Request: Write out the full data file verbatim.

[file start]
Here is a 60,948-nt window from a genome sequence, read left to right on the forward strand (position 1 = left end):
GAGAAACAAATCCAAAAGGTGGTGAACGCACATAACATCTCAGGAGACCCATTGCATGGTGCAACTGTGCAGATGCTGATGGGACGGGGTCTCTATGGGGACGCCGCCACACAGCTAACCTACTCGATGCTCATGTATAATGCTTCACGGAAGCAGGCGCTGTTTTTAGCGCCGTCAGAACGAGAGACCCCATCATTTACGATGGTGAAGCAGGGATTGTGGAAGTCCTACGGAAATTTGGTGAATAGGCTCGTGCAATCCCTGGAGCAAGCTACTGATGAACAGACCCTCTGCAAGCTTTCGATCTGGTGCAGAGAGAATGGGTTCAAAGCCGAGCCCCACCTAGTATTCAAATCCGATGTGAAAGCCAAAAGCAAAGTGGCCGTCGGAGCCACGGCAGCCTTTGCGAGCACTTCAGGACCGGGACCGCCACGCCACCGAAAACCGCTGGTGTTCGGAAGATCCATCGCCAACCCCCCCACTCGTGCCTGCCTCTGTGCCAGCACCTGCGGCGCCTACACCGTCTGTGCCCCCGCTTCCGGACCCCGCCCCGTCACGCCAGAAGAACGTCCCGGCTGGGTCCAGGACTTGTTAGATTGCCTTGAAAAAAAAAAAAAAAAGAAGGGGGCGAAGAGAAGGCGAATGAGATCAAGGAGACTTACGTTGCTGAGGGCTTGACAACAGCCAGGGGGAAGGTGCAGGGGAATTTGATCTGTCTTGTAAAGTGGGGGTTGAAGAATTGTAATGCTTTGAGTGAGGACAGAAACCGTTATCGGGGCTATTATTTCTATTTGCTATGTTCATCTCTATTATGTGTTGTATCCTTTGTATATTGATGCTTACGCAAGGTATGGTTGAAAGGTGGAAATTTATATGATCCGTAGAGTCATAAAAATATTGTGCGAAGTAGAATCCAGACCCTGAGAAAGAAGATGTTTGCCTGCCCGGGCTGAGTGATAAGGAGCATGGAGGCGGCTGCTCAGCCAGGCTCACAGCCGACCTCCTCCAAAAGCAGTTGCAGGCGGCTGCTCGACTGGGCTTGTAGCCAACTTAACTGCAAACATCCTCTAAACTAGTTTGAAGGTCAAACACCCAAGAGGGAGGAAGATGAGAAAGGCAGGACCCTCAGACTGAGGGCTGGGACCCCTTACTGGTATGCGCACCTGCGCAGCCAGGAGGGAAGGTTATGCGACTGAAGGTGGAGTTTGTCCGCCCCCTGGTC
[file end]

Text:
Here is a 60,948-nt window from a genome sequence, read left to right on the forward strand (position 1 = left end):
GAGAAACAAATCCAAAAGGTGGTGAACGCACATAACATCTCAGGAGACCCATTGCATGGTGCAACTGTGCAGATGCTGATGGGACGGGGTCTCTATGGGGACGCCGCCACACAGCTAACCTACTCGATGCTCATGTATAATGCTTCACGGAAGCAGGCGCTGTTTTTAGCGCCGTCAGAACGAGAGACCCCATCATTTACGATGGTGAAGCAGGGATTGTGGAAGTCCTACGGAAATTTGGTGAATAGGCTCGTGCAATCCCTGGAGCAAGCTACTGATGAACAGACCCTCTGCAAGCTTTCGATCTGGTGCAGAGAGAATGGGTTCAAAGCCGAGCCCCACCTAGTATTCAAATCCGATGTGAAAGCCAAAAGCAAAGTGGCCGTCGGAGCCACGGCAGCCTTTGCGAGCACTTCAGGACCGGGACCGCCACGCCACCGAAAACCGCTGGTGTTCGGAAGATCCATCGCCAACCCCCCCACTCGTGCCTGCCTCTGTGCCAGCACCTGCGGCGCCTACACCGTCTGTGCCCCCGCTTCCGGACCCCGCCCCGTCACGCCAGAAGAACGTCCCGGCTGGGTCCAGGACTTGTTAGATTGCCTTGAAAAAAAAAAAAAAAAGAAGGGGGCGAAGAGAAGGCGAATGAGATCAAGGAGACTTACGTTGCTGAGGGCTTGACAACAGCCAGGGGGAAGGTGCAGGGGAATTTGATCTGTCTTGTAAAGTGGGGGTTGAAGAATTGTAATGCTTTGAGTGAGGACAGAAACCGTTATCGGGGCTATTATTTCTATTTGCTATGTTCATCTCTATTATGTGTTGTATCCTTTGTATATTGATGCTTACGCAAGGTATGGTTGAAAGGTGGAAATTTATATGATCCGTAGAGTCATAAAAATATTGTGCGAAGTAGAATCCAGACCCTGAGAAAGAAGATGTTTGCCTGCCCGGGCTGAGTGATAAGGAGCATGGAGGCGGCTGCTCAGCCAGGCTCACAGCCGACCTCCTCCAAAAGCAGTTGCAGGCGGCTGCTCGACTGGGCTTGTAGCCAACTTAACTGCAAACATCCTCTAAACTAGTTTGAAGGTCAAACACCCAAGAGGGAGGAAGATGAGAAAGGCAGGACCCTCAGACTGAGGGCTGGGACCCCTTACTGGTATGCGCACCTGCGCAGCCAGGAGGGAAGGTTATGCGACTGAAGGTGGAGTTTGTCCGCCCCCTGGTC